Where do losses occur, how big are they & what are the drivers?

Essentially, nitrogen can be lost from cropping soils via downwards, sidewards or upwards movement. Downward movement of nitrate [NO3-] via leaching is a greater problem in lighter textured soils than in the medium–heavy clays dominating the northern grains zone, but previous research has demonstrated some N losses, albeit small on an annual scale, can occur via this pathway.

Sideways movement can occur rapidly through erosion of organic matter rich topsoil during intense rainfall events, or more slowly through lateral subsoil movement of nitrate-N in soil water. The main upwards N loss pathways consist of gaseous losses through either ammonia volatilisation or denitrification of nitrate.

Ammonia volatilisation losses can occur soon after fertiliser is applied to soil, primarily when that fertiliser is surface applied. In previous research on northern NSW clay soils, we found losses from broadcast urea averaged 11% (5–19%) when applied to the surface of fallow paddocks, 5% (3–8%) when applied in a wheat crop (mostly dry soils), and 27% when applied to pasture. Ammonia N loss from pastures was higher as there was little rain after spreading. Nitrogen losses from ammonium sulfate were less than half the losses from urea at 2 pasture sites and 5 out of 8 fallow paddocks on non-calcareous soils, but were higher than urea (19–34% N loss) from fallowed soils containing more than 10% calcium carbonate (Schwenke 2014).

A range of factors influence the actual amount of N lost through ammonia volatilisation. Fillery and Khimashia (2015) recently published a simple model to predict ammonia volatilisation losses from fertiliser applied to moist soils. Their model starts with a maximum potential loss figure which is then discounted according to input factors including clay content, soil pH, fertiliser rate, rainfall in the week after application, presence of a crop canopy, and the placement of the fertiliser. Their model predicted the losses we measured in our fallow studies fairly accurately, but was not used on our studies in wheat paddocks where the potential for loss was deemed minimal due to the dry surface soil. In our field study we found that wind-speed after fertiliser application was also related to the amount of N lost over time.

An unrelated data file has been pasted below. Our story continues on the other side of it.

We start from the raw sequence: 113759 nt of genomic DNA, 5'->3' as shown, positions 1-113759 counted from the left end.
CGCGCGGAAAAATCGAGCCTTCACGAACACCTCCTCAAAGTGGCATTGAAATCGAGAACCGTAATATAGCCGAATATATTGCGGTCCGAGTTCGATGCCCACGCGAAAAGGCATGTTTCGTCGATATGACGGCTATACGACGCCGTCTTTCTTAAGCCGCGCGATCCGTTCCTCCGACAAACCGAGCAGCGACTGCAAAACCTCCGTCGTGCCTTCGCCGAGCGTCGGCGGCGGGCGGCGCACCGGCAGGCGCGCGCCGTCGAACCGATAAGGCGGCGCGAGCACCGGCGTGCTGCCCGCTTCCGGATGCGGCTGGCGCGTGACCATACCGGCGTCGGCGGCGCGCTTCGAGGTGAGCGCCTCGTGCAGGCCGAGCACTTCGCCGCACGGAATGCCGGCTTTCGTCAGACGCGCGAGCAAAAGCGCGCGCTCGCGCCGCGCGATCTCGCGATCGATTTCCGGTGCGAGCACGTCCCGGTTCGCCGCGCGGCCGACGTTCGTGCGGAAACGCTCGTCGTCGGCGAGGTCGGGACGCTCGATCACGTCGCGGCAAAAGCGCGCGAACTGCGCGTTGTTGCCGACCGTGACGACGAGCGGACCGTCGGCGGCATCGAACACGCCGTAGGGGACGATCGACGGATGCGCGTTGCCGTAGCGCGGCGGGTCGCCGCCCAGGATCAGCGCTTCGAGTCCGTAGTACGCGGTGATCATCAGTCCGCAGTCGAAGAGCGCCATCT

Nitrate denitrification losses can be large, but require the simultaneous occurrence of low soil oxygen availability (an extreme example is when soil is waterlogged for an extended period), high soil nitrate concentration (soon after soils have been fertilized) and readily available (labile) carbon to support an active microbial community. Clearly, these set of circumstances do not coincide every year, but when they do, denitrification losses can be high, with rates of loss typically higher when soils are warmer in spring and summer rather than late autumn and winter. Interestingly, this is consistent with the survey information that the risk of N losses in the region was perceived to be greater in summer cropping and in the (warmer) northern cropping areas.